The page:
‘We’re not your mascot:’ Protesters rally against Washington Redskins team
DENVER — A national campaign to change the name of the Washington Redskins came to Denver this weekend with radio ads and a protest.
The ad, called “Legacy,” which two Washington D.C. radio stations pulled last week, aired this weekend in Denver.
On Sunday, two groups — American Indian Movement and Idle No More — rallied outside Sports Authority Field at Mile High.
Their goal is to call attention to what they say is ongoing racism in popular culture against Native Americans.
“Hey, hey, ho, ho, racist mascots have got to go!” cheered the group of about 140 people.
“I’m out here to protest the Redskin mascot,” said Ruben Reddog of Pueblo.
He’s calling on the Redskins’ owner to change the team’s name.
“Dan Snyder, shame, shame, shame. Change the mascot, change the name!” the group shouted.
The group claims the name is racist and derogatory and refers to a bloody era in American history, when indigenous Americans were hunted, killed and forced from their lands.
“Even If I wasn’t native, I would still stand against this. I know this is wrong and inhumane. In 2013, the NFL should not be celebrating and honoring such racist mascot teams,” said Reddog.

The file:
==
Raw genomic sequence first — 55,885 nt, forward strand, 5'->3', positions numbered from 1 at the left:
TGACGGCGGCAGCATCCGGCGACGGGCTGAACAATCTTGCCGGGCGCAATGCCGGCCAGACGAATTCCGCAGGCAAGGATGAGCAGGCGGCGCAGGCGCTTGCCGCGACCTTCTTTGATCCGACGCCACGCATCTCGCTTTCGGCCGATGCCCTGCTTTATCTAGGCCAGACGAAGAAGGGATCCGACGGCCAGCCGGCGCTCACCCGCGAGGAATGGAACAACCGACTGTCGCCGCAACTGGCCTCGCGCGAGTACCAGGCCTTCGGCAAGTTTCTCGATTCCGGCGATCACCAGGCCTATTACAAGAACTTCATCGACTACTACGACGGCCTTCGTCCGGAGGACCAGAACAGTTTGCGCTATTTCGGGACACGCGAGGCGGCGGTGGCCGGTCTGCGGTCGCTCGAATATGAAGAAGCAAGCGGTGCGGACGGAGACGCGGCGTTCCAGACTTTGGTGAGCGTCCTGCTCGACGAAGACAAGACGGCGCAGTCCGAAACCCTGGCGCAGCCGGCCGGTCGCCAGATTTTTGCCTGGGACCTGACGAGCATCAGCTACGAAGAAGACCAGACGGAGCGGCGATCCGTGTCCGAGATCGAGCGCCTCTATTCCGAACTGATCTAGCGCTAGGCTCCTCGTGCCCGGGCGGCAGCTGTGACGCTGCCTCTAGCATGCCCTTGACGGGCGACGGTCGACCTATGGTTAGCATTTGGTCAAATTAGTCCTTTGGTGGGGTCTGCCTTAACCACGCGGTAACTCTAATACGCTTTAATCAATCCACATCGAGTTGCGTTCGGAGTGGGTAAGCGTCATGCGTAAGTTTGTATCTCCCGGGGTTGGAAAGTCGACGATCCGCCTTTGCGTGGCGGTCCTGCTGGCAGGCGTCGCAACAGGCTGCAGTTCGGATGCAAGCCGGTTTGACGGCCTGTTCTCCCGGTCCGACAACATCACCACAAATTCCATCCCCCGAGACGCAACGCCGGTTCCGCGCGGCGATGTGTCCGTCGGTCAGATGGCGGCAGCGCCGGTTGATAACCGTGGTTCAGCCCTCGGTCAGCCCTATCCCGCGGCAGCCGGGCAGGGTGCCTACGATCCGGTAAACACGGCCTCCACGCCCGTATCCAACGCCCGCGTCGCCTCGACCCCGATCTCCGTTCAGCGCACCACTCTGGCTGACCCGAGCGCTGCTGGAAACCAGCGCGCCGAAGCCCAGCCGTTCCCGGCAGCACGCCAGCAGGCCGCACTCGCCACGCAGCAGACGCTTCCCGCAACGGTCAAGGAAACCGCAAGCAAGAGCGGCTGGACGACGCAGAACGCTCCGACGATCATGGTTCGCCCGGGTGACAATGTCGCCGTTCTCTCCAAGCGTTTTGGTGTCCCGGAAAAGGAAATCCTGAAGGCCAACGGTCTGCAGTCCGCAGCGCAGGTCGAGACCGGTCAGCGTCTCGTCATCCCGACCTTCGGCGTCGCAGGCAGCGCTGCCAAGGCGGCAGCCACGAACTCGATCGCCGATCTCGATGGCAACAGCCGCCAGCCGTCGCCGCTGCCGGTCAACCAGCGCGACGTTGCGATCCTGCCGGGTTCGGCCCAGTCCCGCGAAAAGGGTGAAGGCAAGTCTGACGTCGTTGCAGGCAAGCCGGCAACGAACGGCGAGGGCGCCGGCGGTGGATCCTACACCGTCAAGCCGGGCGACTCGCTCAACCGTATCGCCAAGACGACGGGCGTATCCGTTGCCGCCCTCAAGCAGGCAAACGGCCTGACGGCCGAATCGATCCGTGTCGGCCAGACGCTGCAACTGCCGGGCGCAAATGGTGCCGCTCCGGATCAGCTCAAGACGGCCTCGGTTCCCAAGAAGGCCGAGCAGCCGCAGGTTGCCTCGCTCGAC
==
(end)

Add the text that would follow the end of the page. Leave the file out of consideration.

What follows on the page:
The group’s chants grew louder as the D.C. team pulled into the stadium.
“We’re not your mascot!” they yell. “Change the mascot. Change the name!”
Then, they continued their march toward change.
“You don’t see there being team names like the New York Jews,” protestor Evan Herzoff said. “You don’t see that. That would be offensive. That would be outrageous. Why do we have a team name like the Redskins? That`s extremely racist. So it’s got to be changed,”
But not everyone agrees.
“I feel the Redskins should keep their name,” said Washington fan Carla Baca. “They’ve always had that name…I feel it’s tradition and it’s not meant in a bad way.”
“We are here to say (that) we are human beings,” Glenn Morris of Colorado AIM said. “This is our homeland and we’re not going to surrender to the privilege of other people who want to treat us as their pets and mascots.”
This national campaign will continue at each of the team’s remaining road games.
“It didn’t start in Denver and it’s not going to end in Denver,” Morris said. “This will follow the team all over the country, wherever they play.”
The campaign plans protests two weeks from now in Minneapolis, followed by Philadelphia and Atlanta.